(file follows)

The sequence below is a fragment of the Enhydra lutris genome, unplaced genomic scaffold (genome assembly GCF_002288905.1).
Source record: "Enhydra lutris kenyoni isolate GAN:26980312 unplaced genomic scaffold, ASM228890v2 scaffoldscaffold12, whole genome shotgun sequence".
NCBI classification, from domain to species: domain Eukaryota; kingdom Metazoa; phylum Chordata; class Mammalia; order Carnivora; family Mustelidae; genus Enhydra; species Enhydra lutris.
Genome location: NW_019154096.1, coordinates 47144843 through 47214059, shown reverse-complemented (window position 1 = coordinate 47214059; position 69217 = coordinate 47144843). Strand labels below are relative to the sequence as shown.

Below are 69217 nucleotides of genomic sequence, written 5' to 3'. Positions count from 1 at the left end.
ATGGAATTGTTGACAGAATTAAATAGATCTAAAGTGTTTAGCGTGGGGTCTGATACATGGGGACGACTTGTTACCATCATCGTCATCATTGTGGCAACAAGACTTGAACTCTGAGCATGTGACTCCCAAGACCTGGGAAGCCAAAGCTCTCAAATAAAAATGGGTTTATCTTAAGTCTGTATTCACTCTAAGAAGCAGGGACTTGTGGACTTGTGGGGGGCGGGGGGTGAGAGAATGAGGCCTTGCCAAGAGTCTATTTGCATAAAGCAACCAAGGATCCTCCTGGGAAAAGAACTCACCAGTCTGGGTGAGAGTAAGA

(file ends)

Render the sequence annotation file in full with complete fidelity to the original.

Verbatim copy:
The sequence below is a fragment of the Enhydra lutris genome, unplaced genomic scaffold (genome assembly GCF_002288905.1).
Source record: "Enhydra lutris kenyoni isolate GAN:26980312 unplaced genomic scaffold, ASM228890v2 scaffoldscaffold12, whole genome shotgun sequence".
NCBI classification, from domain to species: domain Eukaryota; kingdom Metazoa; phylum Chordata; class Mammalia; order Carnivora; family Mustelidae; genus Enhydra; species Enhydra lutris.
Genome location: NW_019154096.1, coordinates 47144843 through 47214059, shown reverse-complemented (window position 1 = coordinate 47214059; position 69217 = coordinate 47144843). Strand labels below are relative to the sequence as shown.

Below are 69217 nucleotides of genomic sequence, written 5' to 3'. Positions count from 1 at the left end.
ATGGAATTGTTGACAGAATTAAATAGATCTAAAGTGTTTAGCGTGGGGTCTGATACATGGGGACGACTTGTTACCATCATCGTCATCATTGTGGCAACAAGACTTGAACTCTGAGCATGTGACTCCCAAGACCTGGGAAGCCAAAGCTCTCAAATAAAAATGGGTTTATCTTAAGTCTGTATTCACTCTAAGAAGCAGGGACTTGTGGACTTGTGGGGGGCGGGGGGTGAGAGAATGAGGCCTTGCCAAGAGTCTATTTGCATAAAGCAACCAAGGATCCTCCTGGGAAAAGAACTCACCAGTCTGGGTGAGAGTAAGA